• Some dogs have an unrecognized liver problem. Carprofen is removed from the body by the liver which means that the liver on carprofen has extra work. This is not a problem for a normal liver but a diseased liver could be tipped into failure from the extra load. This is why screening tests are so important prior to long term use.

  • Another problem manifesting with upset stomach is an idiosyncratic hepatopathy (a liver condition that is not dose-dependent or predictable in any way). While this only occurs in 1 in 5000 dogs, it is a more serious problem which likely would require hospitalization.

If a dog on carprofen develops an upset stomach, discontinue the medication
and report the problem to your veterinarian.

It is prudent to check liver enzymes (a blood test) to rule out
the two liver side effect issues that could manifest with upset stomach.

There are several conditions that can be made worse by giving an NSAID (even a COX-preferential one). See the Concerns and Cautions section for details.

Stomach upset occurs in <2% of dogs taking carprofen but should be taken seriously to be on the safe side.


Different drugs of the NSAID class should not be used together as the potential for NSAID side effects increases. This means greater chance of exactly what we had hoped to avoid by using a COX-preferential NSAID instead of a non-preferential NSAID: stomach irritation/ulceration, altered kidney function, inappropriate bleeding. For similar reasons, NSAIDS should not be used in conjunction with corticosteroid hormones such as prednisone, dexamethasone etc. A 5-7 day rest period is recommended when changing over to carprofen or to another NSAID from carprofen. Aspirin poses an exception due to its strong platelet inactivating abilities so 10-14 days is recommended when switching to carprofen from aspirin. Allow at least one week between prednisone and carprofen.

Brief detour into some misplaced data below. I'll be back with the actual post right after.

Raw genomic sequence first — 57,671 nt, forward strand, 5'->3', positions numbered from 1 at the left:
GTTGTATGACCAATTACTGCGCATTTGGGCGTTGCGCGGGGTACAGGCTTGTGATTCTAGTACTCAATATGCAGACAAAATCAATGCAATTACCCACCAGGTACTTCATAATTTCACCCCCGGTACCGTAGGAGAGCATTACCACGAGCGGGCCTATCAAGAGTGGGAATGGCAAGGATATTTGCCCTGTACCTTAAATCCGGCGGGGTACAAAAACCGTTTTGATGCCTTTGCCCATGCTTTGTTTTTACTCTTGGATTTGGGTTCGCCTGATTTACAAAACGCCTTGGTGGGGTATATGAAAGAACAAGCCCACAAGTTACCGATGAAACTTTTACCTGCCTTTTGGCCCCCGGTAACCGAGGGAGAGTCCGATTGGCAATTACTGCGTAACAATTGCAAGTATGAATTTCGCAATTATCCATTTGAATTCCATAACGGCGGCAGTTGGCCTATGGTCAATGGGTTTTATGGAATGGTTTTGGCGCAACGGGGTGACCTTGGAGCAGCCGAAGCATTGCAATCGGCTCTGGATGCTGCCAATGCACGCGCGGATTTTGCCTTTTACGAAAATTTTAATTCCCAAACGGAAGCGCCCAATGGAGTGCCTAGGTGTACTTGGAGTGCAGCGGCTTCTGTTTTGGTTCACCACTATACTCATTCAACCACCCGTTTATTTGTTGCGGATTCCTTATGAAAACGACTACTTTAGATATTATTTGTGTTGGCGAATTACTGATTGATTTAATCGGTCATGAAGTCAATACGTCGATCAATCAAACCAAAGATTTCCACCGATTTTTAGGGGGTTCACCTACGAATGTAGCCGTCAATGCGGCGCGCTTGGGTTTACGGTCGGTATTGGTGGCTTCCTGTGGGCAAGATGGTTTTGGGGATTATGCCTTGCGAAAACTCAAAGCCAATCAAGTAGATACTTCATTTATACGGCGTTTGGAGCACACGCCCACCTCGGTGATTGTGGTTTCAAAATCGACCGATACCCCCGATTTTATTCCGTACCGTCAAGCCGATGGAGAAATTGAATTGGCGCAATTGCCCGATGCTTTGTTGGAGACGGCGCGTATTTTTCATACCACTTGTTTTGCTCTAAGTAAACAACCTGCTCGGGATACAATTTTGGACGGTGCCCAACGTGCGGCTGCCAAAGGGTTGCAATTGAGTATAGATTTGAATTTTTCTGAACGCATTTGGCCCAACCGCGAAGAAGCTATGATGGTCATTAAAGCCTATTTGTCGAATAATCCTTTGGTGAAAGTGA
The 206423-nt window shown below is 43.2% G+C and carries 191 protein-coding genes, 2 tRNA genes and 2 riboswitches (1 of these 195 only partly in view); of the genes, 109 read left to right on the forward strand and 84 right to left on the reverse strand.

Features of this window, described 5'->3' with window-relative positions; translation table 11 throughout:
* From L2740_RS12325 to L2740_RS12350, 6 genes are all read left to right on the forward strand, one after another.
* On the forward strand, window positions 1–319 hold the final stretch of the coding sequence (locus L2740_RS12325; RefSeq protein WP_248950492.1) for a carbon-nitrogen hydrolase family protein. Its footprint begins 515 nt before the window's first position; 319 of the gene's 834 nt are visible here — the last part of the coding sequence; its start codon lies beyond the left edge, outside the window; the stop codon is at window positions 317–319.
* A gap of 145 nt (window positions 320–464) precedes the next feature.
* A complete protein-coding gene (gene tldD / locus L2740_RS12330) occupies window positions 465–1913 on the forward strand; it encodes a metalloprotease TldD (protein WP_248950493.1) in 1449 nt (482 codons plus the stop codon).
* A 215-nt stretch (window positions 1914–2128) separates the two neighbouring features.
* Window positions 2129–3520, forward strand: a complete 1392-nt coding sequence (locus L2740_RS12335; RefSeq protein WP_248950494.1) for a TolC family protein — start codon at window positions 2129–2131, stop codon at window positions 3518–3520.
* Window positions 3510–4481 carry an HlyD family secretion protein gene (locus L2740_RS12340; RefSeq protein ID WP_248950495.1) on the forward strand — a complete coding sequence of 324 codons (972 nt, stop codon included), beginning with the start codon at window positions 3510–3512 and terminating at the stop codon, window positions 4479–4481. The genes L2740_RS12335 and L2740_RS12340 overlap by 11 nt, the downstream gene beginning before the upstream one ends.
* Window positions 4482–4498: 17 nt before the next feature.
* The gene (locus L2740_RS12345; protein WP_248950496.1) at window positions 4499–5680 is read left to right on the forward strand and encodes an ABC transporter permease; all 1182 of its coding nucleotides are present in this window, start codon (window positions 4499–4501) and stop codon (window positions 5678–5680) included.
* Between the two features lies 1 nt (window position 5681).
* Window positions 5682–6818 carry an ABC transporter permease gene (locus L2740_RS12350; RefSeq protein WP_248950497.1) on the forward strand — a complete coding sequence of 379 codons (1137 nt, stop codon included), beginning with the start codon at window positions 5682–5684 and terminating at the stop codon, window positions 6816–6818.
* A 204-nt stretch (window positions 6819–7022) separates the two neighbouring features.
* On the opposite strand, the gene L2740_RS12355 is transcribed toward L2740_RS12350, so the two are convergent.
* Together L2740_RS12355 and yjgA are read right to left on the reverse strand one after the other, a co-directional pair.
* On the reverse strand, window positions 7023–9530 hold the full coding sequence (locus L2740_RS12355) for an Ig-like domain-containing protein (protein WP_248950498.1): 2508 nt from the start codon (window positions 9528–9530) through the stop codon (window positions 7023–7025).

If carprofen is used concurrently with phenobarbital, it is especially important that appropriate liver monitoring be performed. (Our hospital recommends bile acids testing every 6 months for dogs on phenobarbital.) These two drugs interact such that neither may work well if they are used together.